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Death Zones and Darling Spies : Seven Years of Vietnam War Reporting
by Beverly Deepe Keever


Overview -

Chosen for 2015 One Book One Nebraska

In 1961, equipped with a master's degree from famed Columbia Journalism School and letters of introduction to Associated Press bureau chiefs in Asia, twenty-six-year-old Beverly Deepe set off on a trip around the world.  Read more...


 
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More About Death Zones and Darling Spies by Beverly Deepe Keever
 
 
 
Overview

Chosen for 2015 One Book One Nebraska

In 1961, equipped with a master's degree from famed Columbia Journalism School and letters of introduction to Associated Press bureau chiefs in Asia, twenty-six-year-old Beverly Deepe set off on a trip around the world. Allotting just two weeks to South Vietnam, she was still there seven years later, having then earned the distinction of being the longest-serving American correspondent covering the Vietnam War and garnering a Pulitzer Prize nomination.

In Death Zones and Darling Spies, Beverly Deepe Keever describes what it was like for a farm girl from Nebraska to find herself halfway around the world, trying to make sense of one of the nation's bloodiest and bitterest wars. She arrived in Saigon as Vietnam's war entered a new phase and American helicopter units and provincial advisers were unpacking. She tells of traveling from her Saigon apartment to jungles where Wild West-styled forts first dotted Vietnam's borders and where, seven years later, they fell like dominoes from communist-led attacks. In 1965 she braved elephant grass with American combat units armed with unparalleled technology to observe their valor--and their inability to distinguish friendly farmers from hide-and-seek guerrillas.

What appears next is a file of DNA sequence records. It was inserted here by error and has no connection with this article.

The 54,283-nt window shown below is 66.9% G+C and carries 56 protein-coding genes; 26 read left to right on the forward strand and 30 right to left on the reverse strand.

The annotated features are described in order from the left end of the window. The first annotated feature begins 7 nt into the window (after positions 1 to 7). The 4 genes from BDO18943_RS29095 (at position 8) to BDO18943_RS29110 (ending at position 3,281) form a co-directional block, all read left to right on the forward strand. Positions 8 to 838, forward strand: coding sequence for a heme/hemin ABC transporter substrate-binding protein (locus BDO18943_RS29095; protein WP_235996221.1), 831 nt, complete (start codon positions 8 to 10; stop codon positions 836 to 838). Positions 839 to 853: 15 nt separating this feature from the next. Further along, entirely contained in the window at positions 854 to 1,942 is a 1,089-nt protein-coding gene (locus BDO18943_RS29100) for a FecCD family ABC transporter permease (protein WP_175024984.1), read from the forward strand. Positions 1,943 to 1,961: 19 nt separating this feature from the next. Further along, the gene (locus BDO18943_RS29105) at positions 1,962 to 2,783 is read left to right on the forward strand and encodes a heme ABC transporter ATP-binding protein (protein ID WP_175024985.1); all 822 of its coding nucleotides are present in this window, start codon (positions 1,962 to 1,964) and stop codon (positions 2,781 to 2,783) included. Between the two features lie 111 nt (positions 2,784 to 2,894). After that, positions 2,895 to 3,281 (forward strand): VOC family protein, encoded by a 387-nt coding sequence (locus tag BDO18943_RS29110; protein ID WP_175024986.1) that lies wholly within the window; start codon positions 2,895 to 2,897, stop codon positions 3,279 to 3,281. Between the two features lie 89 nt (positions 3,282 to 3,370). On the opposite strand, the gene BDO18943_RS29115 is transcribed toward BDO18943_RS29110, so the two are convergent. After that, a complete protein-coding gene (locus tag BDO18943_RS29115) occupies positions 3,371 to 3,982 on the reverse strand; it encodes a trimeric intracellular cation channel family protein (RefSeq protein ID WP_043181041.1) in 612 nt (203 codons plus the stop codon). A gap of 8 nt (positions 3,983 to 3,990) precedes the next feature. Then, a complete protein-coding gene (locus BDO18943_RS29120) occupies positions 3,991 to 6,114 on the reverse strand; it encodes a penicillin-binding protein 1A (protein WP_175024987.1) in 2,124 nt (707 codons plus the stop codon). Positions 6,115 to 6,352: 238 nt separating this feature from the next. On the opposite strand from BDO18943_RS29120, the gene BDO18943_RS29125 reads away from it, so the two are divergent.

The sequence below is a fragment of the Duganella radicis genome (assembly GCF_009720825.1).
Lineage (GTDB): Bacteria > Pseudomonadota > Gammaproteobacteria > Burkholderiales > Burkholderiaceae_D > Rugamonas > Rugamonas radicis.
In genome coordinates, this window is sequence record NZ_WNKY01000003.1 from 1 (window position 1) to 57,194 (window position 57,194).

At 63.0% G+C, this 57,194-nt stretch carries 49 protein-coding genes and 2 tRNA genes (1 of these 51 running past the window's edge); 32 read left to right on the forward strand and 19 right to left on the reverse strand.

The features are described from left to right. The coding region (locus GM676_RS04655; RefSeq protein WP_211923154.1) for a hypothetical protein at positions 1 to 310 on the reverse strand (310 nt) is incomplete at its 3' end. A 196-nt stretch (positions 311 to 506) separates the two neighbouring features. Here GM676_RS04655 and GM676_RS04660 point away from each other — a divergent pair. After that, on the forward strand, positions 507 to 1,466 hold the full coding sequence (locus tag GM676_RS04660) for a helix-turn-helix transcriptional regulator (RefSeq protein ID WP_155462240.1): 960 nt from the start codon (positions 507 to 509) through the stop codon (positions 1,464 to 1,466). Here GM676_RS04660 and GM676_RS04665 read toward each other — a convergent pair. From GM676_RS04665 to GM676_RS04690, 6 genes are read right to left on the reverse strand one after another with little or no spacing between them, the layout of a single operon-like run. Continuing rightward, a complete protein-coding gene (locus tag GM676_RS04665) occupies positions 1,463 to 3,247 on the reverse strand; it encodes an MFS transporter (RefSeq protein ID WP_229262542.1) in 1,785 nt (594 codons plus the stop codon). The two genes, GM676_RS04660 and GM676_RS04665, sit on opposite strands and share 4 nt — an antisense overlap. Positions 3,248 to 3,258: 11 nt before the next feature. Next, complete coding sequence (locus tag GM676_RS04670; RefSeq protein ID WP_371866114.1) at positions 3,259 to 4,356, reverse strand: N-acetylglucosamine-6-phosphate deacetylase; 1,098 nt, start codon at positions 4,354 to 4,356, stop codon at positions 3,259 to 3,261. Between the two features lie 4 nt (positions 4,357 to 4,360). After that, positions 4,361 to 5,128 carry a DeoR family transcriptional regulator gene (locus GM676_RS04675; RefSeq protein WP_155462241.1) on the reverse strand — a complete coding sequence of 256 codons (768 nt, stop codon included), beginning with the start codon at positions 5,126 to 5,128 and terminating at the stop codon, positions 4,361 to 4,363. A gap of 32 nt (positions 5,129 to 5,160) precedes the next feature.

Keever's trove of tissue-thin memos to editors, along with published and unpublished dispatches for New York and London media, provide the reader with you-are-there descriptions of Buddhist demonstrations and turning-point coups as well as phony ones. Two Vietnamese interpreters, self-described as "darling spies," helped her decode Vietnam's shadow world and subterranean war. These memoirs, at once personal and panoramic, chronicle the horrors of war and a rise and decline of American power and prestige.


 
Details
  • ISBN-13: 9780803222618
  • ISBN-10: 0803222610
  • Publisher: University of Nebraska Press
  • Publish Date: May 2013
  • Page Count: 360
  • Dimensions: 9.59 x 5.32 x 0.81 inches
  • Shipping Weight: 1.1 pounds

Series: Studies in War

Related Categories

Books > Language Arts & Disciplines > Journalism
Books > Biography & Autobiography > Personal Memoirs
Books > History > Military - Vietnam War

 
Publishers Weekly Reviews

Publishers Weekly® Reviews

  • Reviewed in: Publishers Weekly, page .
  • Review Date: 2013-03-11
  • Reviewer: Staff

In this powerfully plainspoken account, one of the leading female journalists of the Vietnam War relays her personal experience of the bloody conflict that divided America and changed the global political landscape in this powerfully plainspoken account. As a young 26-year-old farm girl from Kansas, Keever arrived in country in 1961 and joined a band of gutsy women—including Gloria Emerson, Frances Fitzgerald, Mary McCarthy, Edith Lederer, Laura Palmer, and Kate Webb—filing from the front lines and jungle combat zones. Keever covered the increasingly divisive high-tech war from all sides—from the Viet Cong wreaking havoc on towns along the Ho Chi Minh Trail, to the American military’s efforts to reinforce those same communities, and the pacific yet passionate Buddhist monks efforts for peace (she interviewed Thich Quang Duc just days before his legendary self-immolation). Whether reporting from the ditches of the siege of Khe Sanh, detailing the harried arrival of U.S. Ambassador Henry Cabot Lodge, or fondly recalling her friendship with Pham Xuan An (one of the eponymous “darling spies”), Keever provides a ground-level look—by turns shrewd, lucid, and humane—of the war in Vietnam. Photos. (May)

 
BAM Customer Reviews